The Dhow: A Weekly Newsletter from AGSIW

Confrontation or Conciliation: How the Nuclear Agreement is Reshaping GCC-Iran Relations

Edited by Hussein Ibish

In order to begin exploring the potential answers to some of the more pressing questions raised by developments following the Iran deal, this AGSIW paper offers a variety of perspectives on crucial aspects of the GCC-Iran relationships in the immediate aftermath of the signing of the JCPOA. The first section provides a quick summary of some of the key historical bases of tension in the relationship, since these are the obstacles that will have to be overcome if progress is to be achieved. Karen Young then looks at how sanctions relief might position Iran to be a potent new trading partner for some, if not all, of the GCC countries. Nadim Shehadi considers the impact of ISIL and the IRGC as competing poles in an emerging sectarian binary that fuels conflict throughout the Middle East. Jamal Khashoggi provides a Saudi perspective that helps to explain the kingdom's more assertive foreign policy and regional role. Mohammad Ayatollahi Tabaar explains how the JCPOA is viewed in Iran, in particular by conservative factions. Finally, Suzanne DiMaggio explores the potential for low-key diplomacy and person-to-person exchanges in helping to ensure that the JCPOA contributes to regional security.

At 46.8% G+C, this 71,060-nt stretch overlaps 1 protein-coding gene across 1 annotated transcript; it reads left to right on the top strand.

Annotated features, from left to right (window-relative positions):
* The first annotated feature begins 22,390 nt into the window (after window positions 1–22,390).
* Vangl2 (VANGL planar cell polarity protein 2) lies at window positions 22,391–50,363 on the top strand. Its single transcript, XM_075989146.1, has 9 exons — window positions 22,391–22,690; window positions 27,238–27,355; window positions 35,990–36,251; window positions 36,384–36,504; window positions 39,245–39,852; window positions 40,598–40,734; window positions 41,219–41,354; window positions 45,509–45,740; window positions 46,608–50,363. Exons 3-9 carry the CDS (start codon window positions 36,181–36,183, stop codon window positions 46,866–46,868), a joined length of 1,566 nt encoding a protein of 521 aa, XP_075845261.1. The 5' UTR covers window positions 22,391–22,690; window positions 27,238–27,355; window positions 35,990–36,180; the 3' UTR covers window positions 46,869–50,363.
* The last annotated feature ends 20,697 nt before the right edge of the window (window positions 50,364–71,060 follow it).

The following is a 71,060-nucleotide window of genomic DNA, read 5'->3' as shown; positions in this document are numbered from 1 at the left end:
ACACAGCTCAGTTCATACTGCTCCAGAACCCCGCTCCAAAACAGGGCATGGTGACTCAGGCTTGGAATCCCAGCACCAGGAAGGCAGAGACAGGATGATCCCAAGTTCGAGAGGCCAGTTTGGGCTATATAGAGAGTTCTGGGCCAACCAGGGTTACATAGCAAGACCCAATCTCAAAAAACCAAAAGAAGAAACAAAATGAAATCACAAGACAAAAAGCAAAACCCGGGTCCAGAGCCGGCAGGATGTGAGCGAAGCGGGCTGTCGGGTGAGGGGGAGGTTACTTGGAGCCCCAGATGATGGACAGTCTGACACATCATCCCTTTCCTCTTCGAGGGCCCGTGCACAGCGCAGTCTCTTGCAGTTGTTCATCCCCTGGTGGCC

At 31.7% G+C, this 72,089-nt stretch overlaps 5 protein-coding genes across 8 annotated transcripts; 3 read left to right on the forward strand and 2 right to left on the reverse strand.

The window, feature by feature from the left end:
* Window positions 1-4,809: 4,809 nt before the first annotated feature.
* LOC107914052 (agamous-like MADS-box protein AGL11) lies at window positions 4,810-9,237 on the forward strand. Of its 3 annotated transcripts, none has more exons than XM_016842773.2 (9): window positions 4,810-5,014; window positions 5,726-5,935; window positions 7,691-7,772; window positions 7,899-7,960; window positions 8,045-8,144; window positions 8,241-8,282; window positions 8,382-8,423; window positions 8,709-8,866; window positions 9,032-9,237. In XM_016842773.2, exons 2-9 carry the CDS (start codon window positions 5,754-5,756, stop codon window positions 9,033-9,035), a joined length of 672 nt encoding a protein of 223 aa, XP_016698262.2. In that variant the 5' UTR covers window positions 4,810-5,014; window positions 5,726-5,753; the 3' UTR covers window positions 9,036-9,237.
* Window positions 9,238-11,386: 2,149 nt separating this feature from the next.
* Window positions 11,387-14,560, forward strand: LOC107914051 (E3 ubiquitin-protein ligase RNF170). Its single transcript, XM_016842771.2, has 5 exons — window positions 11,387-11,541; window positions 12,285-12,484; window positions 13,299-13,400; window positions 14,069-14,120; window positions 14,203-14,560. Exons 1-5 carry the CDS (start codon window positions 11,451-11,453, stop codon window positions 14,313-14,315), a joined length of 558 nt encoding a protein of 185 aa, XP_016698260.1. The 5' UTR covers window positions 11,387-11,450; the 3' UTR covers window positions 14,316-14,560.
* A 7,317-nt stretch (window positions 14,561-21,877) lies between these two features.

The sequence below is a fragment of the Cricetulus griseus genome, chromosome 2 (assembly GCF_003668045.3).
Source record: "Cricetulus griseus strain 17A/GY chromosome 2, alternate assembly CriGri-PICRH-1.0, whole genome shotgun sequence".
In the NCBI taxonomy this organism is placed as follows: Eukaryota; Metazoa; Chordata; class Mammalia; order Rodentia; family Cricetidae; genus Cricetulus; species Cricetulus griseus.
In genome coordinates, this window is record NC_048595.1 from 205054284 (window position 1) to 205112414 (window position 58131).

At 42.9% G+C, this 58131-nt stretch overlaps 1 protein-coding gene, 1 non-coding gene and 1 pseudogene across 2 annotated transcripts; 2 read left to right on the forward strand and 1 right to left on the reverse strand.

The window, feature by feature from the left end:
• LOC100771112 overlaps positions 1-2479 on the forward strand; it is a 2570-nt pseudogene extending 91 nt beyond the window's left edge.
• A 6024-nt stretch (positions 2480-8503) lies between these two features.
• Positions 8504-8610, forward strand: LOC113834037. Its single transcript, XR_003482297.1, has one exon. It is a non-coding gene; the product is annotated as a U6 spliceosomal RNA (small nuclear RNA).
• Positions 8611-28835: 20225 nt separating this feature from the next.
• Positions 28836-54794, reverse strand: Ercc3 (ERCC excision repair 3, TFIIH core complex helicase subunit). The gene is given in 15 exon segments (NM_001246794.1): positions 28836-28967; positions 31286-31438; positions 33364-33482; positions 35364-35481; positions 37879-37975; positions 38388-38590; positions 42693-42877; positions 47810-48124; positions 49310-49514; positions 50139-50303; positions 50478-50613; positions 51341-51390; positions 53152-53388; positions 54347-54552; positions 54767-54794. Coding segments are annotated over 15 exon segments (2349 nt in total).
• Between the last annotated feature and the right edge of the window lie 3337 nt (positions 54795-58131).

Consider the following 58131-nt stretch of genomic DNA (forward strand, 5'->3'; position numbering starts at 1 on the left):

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The Bridge blog
Tide Turns in Yemen's War, But Peace is Still Elusive

By Amatalalim Alsoswa

It has been six months since Saudi Arabia intervened militarily in Yemen's internal conflict at the behest of the exiled Yemeni President Abd-Rabbu Mansour Hadi, igniting a regional war and engendering the largest economic and humanitarian crisis in Yemen's modern history.

According to the United Nations, the war has killed more than 3,000 people, most of them civilians. On August 8, UNHCR, the U.N. refugee agency, reported 1.2 million Yemenis are internally displaced (IDPs). Since the beginning of the war, approximately 100,000 Yemenis have fled to Somalia and Djibouti, ceasing the historical trend of Somalis and Ethiopians seeking refuge in Yemen. Yemenis traveling outside of the country at the start of the war are effectively stranded abroad, unable to return because of interdictions against commercial flights to, from, and within Yemen.